My daughter Lydia started playing tennis last year in the spring. It was about this time last year that she decided she was going to try out for the high-school tennis team, which thankfully for her not a whole lot of girls were trying out, and that pretty much assured her a spot. I have told her numerous times however how impressed I am with her and with her coach, at the improvement she has shown in just one year. She learned tennis quickly and Coach Q I think did a marvelous job at the high-school teaching her the fundamentals. I grew up playing tennis from an early age. We had a program in our town to teach young kids the basics and then Lily and Gerry Breen carried their children and a whole bunch of us other kids all around New York State each summer playing in local tournaments. I played tennis everywhere. I loved tennis and I played a lot of tennis.
Then I grew up and got a job, I got married, had kids of my own and tennis was put on the back burner.
It has been a lot of fun though getting back out on the courts with Lydia recently and hitting the tennis ball. It has brought back a lot of memories of a lot of great times. I’ve also been amazed however at how much of my tennis game just came back. I certainly am a lot slower than I used to be trying to get around the tennis court, which Lydia tries to use to her advantage. My reactions at the net when a ball is speeding at me don’t seem to be as quick as I remember being in my past. (another area which she tries to exploit) But I can still hit the forehand and backhand. I can serve and volley, hit an overhead. I wasn’t sure how I would make out since it has been a number of years since I’ve played tennis, but I was pleased that the basics came back to me as easily as they did. It made me think how important and how lasting all that practice was years ago. My parents would go to the court with me and throw basket after basket after basket of tennis balls for me to hit. And so when I played with Lydia the other day I probably wasn’t as smooth or as consistent as I once was, but it was still there and I could draw on my past.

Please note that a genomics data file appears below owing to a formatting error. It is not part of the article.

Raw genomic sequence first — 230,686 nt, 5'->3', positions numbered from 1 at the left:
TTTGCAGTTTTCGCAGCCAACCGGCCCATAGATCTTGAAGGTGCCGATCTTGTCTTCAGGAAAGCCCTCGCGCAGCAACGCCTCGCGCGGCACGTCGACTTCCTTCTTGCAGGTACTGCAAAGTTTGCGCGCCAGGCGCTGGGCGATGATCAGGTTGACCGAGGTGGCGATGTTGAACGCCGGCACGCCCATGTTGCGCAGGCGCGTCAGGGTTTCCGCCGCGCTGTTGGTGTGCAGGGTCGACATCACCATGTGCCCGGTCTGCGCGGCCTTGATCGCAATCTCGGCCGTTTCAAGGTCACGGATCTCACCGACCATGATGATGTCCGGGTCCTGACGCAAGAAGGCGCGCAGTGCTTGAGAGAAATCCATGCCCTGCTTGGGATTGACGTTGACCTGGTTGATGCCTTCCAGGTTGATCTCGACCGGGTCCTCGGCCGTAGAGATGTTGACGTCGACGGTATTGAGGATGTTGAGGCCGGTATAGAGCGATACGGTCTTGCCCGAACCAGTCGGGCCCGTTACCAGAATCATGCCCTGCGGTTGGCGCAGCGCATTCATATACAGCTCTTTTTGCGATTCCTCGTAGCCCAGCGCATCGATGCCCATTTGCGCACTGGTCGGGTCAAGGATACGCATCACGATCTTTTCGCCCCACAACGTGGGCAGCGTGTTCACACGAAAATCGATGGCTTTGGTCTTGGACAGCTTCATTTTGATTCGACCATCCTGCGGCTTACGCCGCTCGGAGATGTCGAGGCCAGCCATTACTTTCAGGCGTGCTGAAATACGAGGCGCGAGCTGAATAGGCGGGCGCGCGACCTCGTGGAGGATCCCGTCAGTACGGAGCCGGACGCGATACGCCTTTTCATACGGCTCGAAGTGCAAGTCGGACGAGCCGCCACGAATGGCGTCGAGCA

I think our life of faith is so much like that. Some days it may feel like all we are doing is practicing. Life is just going along and our life of faith seems to be inconsequential or to have little impact on how we actually live. Some Sundays we may not feel like going to worship. Sometime our life of faith, our prayers, our acts of service, the reading of scripture, going to Bible study, our acts of generosity, it can all begin to feel mundane and it can feel like we are going through the motions. I get that because I’ve been there. But it is as we continually practice the fundamentals of faith and we create that muscle memory within our souls that we will also be able to draw upon our faith, our prayers, our service ad generosity when we most need it and desire it.
And sure, we might get be a little rusty over time, but it is as we are disciplined in our life of faith and as we help our children to learn discipline, that we will all know the joy and live with the comfort that deep within us there is a reserve of faith to draw upon.
I’ve learned recently that there is comfort and joy in knowing that we still got it.